Content complements of: http://feedproxy.google.com/~r/KISSmetrics/~3/kBPxKsExH6E/
We used to argue whether content was the heavyweight of the marketing, but given all the different contenders at a marketer’s disposal – engagement systems, marketing automation, dynamic personalization, and hundreds more – it’s definitely even more of a contested unification belt. And for today’s look at a recent A/B test, I’d say content is a lot more like Muhammad Ali in The Rumble in the Jungle.
Transactional elements like forms and CTAs are such industry standards, such thorough Don-King-supported title favorites, that they are much more like the undefeated, younger and stronger George Foreman. They’d beaten all the latest greatest contenders. They’re the bookie’s favorites by a 3 to 1 margin. They know how to get it done and land the high-figure purse. There’s an expectation that now’s their time.
But still, at the time, many couldn’t help but root for Ali. After refusing to fight in the Vietnam war, he may have been stripped of his belt, but that would never automatically make him less of a fighter. His speed and agility were phenomenal, especially for his weight class, and went out of his way to get popular support from the crowds in Zaire.
So like the setup in the fight of the century, we put Ali-style content up against the Foreman-like frontrunner, the form. We didn’t change the form at all, but paired them together to see if the explanation would drive a better understanding of the demos we provide.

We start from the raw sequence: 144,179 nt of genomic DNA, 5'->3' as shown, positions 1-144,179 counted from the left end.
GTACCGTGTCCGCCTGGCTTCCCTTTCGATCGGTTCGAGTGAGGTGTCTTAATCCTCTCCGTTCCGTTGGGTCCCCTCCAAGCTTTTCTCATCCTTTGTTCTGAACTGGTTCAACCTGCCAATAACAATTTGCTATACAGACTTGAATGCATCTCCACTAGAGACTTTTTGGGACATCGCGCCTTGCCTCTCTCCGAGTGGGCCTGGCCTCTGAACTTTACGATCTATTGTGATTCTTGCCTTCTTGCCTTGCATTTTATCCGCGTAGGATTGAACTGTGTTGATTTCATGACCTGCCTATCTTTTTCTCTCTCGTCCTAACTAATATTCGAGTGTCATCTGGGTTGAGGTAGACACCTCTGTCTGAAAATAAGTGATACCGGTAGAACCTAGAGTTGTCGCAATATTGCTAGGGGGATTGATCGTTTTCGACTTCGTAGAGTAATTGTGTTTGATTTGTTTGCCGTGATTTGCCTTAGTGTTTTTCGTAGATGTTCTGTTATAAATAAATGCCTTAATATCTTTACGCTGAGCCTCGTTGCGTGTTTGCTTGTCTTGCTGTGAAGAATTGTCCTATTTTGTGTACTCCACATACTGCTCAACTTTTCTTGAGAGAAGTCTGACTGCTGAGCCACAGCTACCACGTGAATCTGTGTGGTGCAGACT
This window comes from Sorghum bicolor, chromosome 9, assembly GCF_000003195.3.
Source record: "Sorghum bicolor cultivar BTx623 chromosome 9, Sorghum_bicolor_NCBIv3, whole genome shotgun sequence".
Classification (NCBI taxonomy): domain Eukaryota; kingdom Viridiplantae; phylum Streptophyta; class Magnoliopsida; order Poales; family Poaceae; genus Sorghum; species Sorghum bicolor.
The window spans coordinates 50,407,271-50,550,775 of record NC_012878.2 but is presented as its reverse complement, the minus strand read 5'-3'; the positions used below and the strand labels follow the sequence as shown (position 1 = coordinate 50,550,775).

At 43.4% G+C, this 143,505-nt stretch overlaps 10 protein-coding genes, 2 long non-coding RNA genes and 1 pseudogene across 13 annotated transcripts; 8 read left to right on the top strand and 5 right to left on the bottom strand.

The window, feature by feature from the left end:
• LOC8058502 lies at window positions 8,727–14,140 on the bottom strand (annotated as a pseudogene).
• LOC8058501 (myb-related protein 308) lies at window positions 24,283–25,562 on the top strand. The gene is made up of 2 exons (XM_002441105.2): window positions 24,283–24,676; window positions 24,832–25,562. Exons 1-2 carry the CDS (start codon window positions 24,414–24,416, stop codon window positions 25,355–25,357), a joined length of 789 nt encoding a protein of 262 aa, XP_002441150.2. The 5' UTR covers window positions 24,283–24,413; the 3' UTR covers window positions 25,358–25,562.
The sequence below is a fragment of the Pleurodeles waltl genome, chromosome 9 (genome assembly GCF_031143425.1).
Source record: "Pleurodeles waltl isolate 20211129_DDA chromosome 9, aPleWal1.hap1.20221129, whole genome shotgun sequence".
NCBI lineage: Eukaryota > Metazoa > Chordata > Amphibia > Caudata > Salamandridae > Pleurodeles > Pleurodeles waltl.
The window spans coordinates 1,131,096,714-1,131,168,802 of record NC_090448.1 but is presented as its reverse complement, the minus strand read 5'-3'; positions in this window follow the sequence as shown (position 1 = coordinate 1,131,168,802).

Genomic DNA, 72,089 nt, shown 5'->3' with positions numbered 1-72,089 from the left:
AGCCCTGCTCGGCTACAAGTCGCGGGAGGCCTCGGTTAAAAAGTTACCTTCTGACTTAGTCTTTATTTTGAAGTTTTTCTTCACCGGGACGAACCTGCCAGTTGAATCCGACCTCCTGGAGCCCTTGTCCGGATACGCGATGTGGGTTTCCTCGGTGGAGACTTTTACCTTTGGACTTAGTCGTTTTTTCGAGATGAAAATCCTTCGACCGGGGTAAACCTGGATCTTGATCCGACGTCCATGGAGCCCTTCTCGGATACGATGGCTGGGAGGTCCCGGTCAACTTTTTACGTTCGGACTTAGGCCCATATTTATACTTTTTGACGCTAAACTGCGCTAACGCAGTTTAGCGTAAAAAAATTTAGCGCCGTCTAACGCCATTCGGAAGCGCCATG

In the original, you can see that we were aiming to show the reader what they’d get, but it was still pretty focused on us as a company:
In the new version, we reworded all of the copy to focus on the benefits for the user. The headline has the staple action verb directed towards the reader; the next question is posed directly to them.
Unexpectedly stellar, of course.
As with an A/B testing tool, we could quickly assess with more than 99.6% certainty that the new content performed much, much better. At one point the new copy was performing more than 130% better than the original. By the end of the 3-week test it had dipped a bit, but still held strong at around 61% above the control for the form completion next step.
But this is what I love about Kissmetrics. With the Kissmetrics A/B Test Report, we can see the results all the way to revenue. At more than 99% certainty, we can say that our content test increased sales by 213%. Not a lot of content tests can go into that level of proof.
Time to go put that title weight belt on our content strategist.
About the Author: Maura Ginty is the VP of Marketing at Kissmetrics.